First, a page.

The Joy Of Rioting
I haven't taken much notice of the riots, down here in the country an "Enfield Vigilante" isn't a concerned citizen of a North London borough who just waves their hands in the air at the horror, the question is only which Mark and whether or not bayonets are fixed.
But as I am being asked by readers in our ex-colonies WTF is going on, is it Al-Qaeda, Al Gore or Alcohol? I thought it worth looking into.
The shocking acts of looting may not be political, but they nevertheless say something about the beaten-down lives of the rioters
Alex Hiller, a marketing and consumer expert at Nottingham Business School, points out that there is no conflict between anomie and consumption: "If you look at Baudrillard and other people writing in sociology about consumption, it's a falsification of social life. Adverts promote a fantasy land. Consumerism relies upon people feeling disconnected from the world."
At the other end of the authoritarian-liberal spectrum, you have Camila Batmanghelidjh's idea, movingly expressed in the Independent, that this is a natural human response to the brutality of poverty: "Walk on the estate stairwells with your baby in a buggy manoeuvring past the condoms, the needles, into the lift where the best outcome is that you will survive the urine stench and the worst is that you will be raped . . . It's not one occasional attack on dignity, it's a repeated humiliation, being continuously dispossessed in a society rich with possession. Young, intelligent citizens of the ghetto seek an explanation for why they are at the receiving end of bleak Britain, condemned to a darkness where their humanity is not even valued enough to be helped."
Between these poles is a more pragmatic reading: this is what happens when people don't have anything, when they have their noses constantly rubbed in stuff they can't afford, and they have no reason ever to believe that they will be able to afford it.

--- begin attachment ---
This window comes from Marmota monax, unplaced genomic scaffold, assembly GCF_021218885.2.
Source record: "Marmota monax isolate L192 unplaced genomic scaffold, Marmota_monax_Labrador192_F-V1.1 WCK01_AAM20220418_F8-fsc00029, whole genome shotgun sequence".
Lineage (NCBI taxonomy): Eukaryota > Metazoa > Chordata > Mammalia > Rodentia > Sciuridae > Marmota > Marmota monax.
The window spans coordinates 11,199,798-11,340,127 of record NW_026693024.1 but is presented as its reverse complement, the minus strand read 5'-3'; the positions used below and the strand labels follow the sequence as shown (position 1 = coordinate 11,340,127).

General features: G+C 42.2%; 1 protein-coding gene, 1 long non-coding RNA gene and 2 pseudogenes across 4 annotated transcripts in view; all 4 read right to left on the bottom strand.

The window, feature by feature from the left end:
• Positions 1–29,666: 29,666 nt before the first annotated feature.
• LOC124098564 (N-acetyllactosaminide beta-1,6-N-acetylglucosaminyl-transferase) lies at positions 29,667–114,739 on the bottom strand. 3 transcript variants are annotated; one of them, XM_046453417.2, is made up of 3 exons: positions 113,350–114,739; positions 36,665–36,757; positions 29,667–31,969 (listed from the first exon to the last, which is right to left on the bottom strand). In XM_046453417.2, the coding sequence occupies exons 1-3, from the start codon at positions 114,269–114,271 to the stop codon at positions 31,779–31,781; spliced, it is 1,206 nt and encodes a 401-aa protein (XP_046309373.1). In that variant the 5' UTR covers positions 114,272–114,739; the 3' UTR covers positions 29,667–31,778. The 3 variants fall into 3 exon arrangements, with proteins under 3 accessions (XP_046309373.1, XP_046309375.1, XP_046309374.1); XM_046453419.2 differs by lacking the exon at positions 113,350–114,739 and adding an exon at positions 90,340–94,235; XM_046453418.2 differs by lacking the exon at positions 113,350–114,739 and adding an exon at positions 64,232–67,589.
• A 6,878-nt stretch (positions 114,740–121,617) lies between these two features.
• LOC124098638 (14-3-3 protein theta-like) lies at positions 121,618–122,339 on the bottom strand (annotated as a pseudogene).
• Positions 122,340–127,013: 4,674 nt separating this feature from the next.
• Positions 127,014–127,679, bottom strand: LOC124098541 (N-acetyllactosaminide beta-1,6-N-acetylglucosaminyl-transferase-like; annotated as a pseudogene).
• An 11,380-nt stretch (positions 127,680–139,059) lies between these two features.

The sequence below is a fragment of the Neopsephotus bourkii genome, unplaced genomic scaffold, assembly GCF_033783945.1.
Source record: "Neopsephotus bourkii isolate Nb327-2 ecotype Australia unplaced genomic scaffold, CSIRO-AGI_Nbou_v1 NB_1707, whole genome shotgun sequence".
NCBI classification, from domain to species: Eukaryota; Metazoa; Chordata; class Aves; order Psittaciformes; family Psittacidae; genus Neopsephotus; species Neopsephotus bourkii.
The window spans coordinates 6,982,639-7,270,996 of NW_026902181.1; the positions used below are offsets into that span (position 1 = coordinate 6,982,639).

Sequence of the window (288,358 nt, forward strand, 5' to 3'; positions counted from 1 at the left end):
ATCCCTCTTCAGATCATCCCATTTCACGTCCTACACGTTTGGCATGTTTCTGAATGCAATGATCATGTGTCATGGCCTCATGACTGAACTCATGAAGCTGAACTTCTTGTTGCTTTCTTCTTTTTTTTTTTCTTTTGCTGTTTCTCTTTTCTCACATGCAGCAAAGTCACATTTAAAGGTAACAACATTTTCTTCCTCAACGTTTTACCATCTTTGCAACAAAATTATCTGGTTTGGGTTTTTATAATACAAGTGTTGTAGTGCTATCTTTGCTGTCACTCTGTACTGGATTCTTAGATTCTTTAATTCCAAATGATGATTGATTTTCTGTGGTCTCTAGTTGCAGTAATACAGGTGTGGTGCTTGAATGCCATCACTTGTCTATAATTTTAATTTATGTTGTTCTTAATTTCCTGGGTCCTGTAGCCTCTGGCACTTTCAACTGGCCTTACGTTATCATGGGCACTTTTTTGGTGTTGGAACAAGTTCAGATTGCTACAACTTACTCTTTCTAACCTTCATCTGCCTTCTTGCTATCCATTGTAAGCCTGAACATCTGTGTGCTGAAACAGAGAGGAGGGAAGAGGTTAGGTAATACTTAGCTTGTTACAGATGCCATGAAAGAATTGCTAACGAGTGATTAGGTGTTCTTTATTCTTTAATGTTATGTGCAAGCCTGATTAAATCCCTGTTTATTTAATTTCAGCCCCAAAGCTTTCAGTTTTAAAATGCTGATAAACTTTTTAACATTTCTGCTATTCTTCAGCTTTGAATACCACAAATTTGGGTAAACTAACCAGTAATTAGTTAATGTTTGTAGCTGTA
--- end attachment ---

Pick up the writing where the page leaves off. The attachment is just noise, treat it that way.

Millions of trees are going to die as this sort of guff is spewed out.
As far as I can see no one seems to be pointing out the essential cause of all these riots. Rioting is fun, exciting and you get to pick a prize at the end. Even young bloods at Oxford have been known to smash stuff up for the hell of it. It relieves the tedium of it all.
The reason you and I don't do it is that the penalties outweigh the rewards. Penalties that are worn as badges of honour by some would be the end of our careers and our social standing.
The long term solution is about enabling people to have personal respect and ambition, freed from the serfdom of the council ghettos.
Make them more boringly middle class like us.
Immediately the balance between risk and reward needs to be tilted to disincentivise the behaviour.
And how to rebalance that cannot be understood unless it is acknowledged the sheer bloody thrill of being a rioting looter.
(Al-Qaeda, Al Gore or Alcohol? A bit of all three actually, hot weather, some illegal hooch and a soupçon of radicalisation are all in the mix of why now and why here.)